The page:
Axiom For Meade Boys Basketball: No Pain, No Gain


January 25, 1991|By Pat O'Malley

Injuries often decimate teams. Rarely do they ever help teams, but maybe the Meade boys basketball team is an exception.

After a season-opening 96-59 embarrassment at defending state 4A champion Annapolis on Dec. 5, Meade gradually picked up the pieces, fighting off injuries along the way, and has climbed to an overall 11-3 record.

The problems have ranged from an automobile accident that Brian George was involved in just before the season began -- which has kept him out all year -- to injuries such as basic pulled muscles, ankle and leg ailments.

What started as a disaster has turned into another typical winning season, with the Mustangs right in the hunt in 4A Region IV. Tonight at home at 7, the 'Stangs get their second shot at Annapolis and will find out how far they have come.

"We weren't ready for that first one," said veteran Meade coach Butch Young.

That's an understatement because rarely has a Meade team ever looked so helpless, although it was still in the game with about three minutes to go in the first half. It simply got run out of the gym in the second half.

The look on Young's face afterward that night told the story, but he seemed to be looking way down the road as he said, "It's going to take some time, but we'll be all right. Believe me, we're not this bad."

Coach Young was right, and you could have expected him to be because his is the voice of experience.

"Since then we have had a lot of injuries that actually helped us," said Young. "With the injuries, I've used a lot of different lineups, no one set lineup,and it has made us a deeper team."

Ron Hubbard, a 6-foot-4 seniorforward who is averaging 17 points a game, is the only Mustang to play all 14 games.

"That's basically how it has gone for us, and Ronhas done a great job," said Young. "It's a matter of me figuring outwho should play on a given night.

"Other than Ron, we don't have a bunch of guys with impressive stats. One guy will come out one night and have a great game and not so great the next game. So, it's a matter of me trying to figure out who I should play."

Hubbard is no doubt the bellwether of this senior-dominated squad, but after him the likes of fellow 12th-graders David Beck, Jason Thomas, Dorien Fullilove, Lance Taylor, Ray Somerville, Steve Mackey and Chris Botulinskihave led the way.

The senior leadership has had nothing short of a positive effect on such juniors as Brian Parker, Louis Morales and Ray Pierce.

It has become a team where everybody plays, and Young tries to put the hot hands on the floor at the right time.

In the past, Young, who is in his 14th year at Meade and 27th overall with acareer record of 334-178, has pretty much stuck to a set lineup.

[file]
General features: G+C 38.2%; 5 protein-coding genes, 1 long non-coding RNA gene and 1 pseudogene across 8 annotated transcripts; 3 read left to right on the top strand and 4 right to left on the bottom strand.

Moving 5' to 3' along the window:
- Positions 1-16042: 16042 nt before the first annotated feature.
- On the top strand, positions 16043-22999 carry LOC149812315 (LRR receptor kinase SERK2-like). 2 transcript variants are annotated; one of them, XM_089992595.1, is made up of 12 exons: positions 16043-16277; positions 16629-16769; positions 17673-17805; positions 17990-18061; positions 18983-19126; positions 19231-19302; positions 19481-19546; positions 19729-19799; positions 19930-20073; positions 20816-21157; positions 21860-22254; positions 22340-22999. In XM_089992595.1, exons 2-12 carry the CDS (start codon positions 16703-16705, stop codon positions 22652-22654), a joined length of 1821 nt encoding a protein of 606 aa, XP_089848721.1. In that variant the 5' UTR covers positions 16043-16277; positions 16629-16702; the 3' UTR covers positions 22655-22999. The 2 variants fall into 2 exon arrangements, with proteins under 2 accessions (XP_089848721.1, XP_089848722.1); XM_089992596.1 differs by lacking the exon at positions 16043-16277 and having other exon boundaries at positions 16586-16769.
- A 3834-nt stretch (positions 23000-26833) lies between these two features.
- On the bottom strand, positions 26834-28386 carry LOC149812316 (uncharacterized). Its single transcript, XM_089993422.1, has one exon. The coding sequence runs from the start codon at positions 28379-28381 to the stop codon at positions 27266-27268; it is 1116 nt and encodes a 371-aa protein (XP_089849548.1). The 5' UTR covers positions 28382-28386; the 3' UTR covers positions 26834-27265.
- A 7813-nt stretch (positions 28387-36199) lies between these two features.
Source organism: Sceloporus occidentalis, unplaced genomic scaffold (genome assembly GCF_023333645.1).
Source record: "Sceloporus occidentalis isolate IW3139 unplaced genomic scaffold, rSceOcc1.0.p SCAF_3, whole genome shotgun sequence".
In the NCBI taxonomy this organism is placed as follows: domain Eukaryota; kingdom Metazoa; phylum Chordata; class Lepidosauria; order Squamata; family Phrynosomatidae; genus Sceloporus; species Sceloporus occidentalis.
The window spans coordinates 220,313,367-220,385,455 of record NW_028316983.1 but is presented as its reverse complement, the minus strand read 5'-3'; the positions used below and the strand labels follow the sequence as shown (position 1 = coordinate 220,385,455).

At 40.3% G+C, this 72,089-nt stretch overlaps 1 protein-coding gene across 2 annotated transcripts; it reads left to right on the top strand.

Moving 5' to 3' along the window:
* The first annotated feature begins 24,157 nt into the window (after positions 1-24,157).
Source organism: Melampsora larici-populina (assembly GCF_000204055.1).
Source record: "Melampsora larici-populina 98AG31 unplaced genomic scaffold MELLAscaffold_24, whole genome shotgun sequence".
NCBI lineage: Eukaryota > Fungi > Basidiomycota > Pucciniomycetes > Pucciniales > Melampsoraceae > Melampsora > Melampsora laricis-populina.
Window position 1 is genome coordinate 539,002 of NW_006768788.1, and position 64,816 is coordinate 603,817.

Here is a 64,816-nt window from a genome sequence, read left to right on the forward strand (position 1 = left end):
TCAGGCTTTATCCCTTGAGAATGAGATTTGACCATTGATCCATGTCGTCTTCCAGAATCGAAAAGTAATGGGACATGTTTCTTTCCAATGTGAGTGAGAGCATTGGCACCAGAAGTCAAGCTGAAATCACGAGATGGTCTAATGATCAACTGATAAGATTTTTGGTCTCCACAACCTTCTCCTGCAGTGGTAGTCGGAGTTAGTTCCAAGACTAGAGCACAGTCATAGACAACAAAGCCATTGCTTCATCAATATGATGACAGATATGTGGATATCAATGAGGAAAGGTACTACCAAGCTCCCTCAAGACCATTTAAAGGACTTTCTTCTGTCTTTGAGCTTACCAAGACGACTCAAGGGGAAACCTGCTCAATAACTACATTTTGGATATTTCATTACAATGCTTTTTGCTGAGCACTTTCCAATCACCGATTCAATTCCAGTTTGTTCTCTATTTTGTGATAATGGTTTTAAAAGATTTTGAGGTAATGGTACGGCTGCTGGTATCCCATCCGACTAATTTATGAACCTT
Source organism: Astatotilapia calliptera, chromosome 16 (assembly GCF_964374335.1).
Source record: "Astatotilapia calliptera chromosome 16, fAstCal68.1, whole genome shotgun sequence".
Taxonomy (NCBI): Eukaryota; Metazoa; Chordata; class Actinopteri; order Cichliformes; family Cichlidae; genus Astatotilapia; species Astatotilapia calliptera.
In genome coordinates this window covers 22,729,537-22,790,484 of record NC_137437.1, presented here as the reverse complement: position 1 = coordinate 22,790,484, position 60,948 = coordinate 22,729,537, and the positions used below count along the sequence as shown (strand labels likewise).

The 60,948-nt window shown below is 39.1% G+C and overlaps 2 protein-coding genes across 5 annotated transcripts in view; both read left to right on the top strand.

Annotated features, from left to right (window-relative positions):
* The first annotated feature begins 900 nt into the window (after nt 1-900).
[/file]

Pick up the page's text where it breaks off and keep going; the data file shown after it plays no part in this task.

The injuries have forced him to waiver from that strategy this year. Beck was out for a couple games with a bad back. Taylor had a sprained ankle. Mackey injured a leg in phys-ed class, and a series of pulled muscles shelved a couple other guys for a while.

"And like everyother school in the county, we had our share of the flu bug that kept a few guys out for a brief time," said Young.

Young feels that right now his club is 10 to 11 players deep, which almost always equals strength.

In the Class 4A Region IV race to the playoffs, where six out of 11 teams will qualify, Meade is right there in the runningfor the top seed with Annapolis, Old Mill and Broadneck. Since Christmas tournament games don't count toward the playoffs, Meade has three losses that do, while the other three contenders have two losses each.

Meade lost to Annapolis, but bounced back the very next game to nip Broadneck on the Bruins' home court, 45-42. The 'Stangs have split with Old Mill, but only one counts, the wrong one as far as Meadeis concerned.

Old Mill defeated Meade, 56-54, in the regular season, but the Patriots bowed in the Meade Christmas tournament final tothe 'Stangs, 71-68.

"Those games were strange," laughed Young. "We were down by 15 in the first one and ended up losing by two. They were down by 15 in the second game and ended up losing by three."

Meade gets Old Mill again on Feb. 8, and it will be at Meade. If anything right now, the schedule is in the Mustangs' favor. They have fourcritical games at home going down the stretch beginning with Annapolis tonight followed by Class 2A power Southern Tuesday, Old Mill and Broadneck (Feb. 15).

The other two big boys play each other tonight with Broadneck (11-2) visiting Old Mill (10-3).

"If we can take this one (Annapolis) we can make this thing real close," said Young. "But Annapolis is still the team to beat. We're certainly better (than we were when we started), and anybody could win it, but you have tosay Annapolis is the team to beat."

Are his players anxious and excited about getting another shot at Annapolis?

"Tell you the truth, right now it's just another game to them because they've been moreconcerned about exams this week and that's probably the case for Annapolis and everybody else," said Young.

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